I had the steak sandwich (9 quid) which came as a gristly, though generously sized, piece of steak sandwiched in home made focaccia bread with horseradish mayonnaise and roast vegetables including roast parsnip, zuchini and sweet potato. I'm all in favour of mixing flavours and textures but I also think that if you use really fresh quality ingredients (which given the props and setting you assume they do) its better to keep it simple. I think the roast vegetables were a mistake.

Nothing is minimalist or understated at Bill's - portions are huge, flavours are mixed together with gay abandon, and the presentation is a little overwhelming. I gave up on desert because I couldn't see what any of the cakes looked like underneath the decorative flora and fauna.

And yes, the coffee is served in cups for giants with calcium deficencies.

In contrast to all the chaos and clutter going on in ingredients, presentation and people, the waiters are amazingly calm and efficient. We had excellent attentive service, although I did take issue with the man serving at the fruit and veg counter when he mocked my Aussie accent. Ah a cunning linguist: "You don't hear me making fun of your accent do you?" "Well go on then". So I gave him a rendition of my cockney accent, something I felt I'd honed from working at a jacket potato shop in Holborn 13 years ago: "I'll have a jacket wif beans and cheese and don't be shy wif the beans". Not bad he conceded "but you still sound like an Aussie". I didn't think he'd appreciate a history lesson explaining Australia's convict beginnings so I let it go.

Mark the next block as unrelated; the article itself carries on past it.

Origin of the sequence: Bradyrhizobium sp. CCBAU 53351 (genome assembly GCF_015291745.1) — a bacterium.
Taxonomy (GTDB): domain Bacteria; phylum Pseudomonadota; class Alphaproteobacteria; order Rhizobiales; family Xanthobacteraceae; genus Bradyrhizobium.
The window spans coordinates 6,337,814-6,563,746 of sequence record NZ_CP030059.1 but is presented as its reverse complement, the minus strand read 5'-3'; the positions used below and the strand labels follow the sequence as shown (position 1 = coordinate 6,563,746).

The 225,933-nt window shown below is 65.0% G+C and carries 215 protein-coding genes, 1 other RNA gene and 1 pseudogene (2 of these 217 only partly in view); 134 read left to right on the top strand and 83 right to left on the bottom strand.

All in all, nothing amazing about Bill's considering the hype - they are still way superior to most cafes I've been to in the UK and are obviously doing something right to be so popular. Maybe I was just unlucky but I was peversely happy to be a bit disappointed.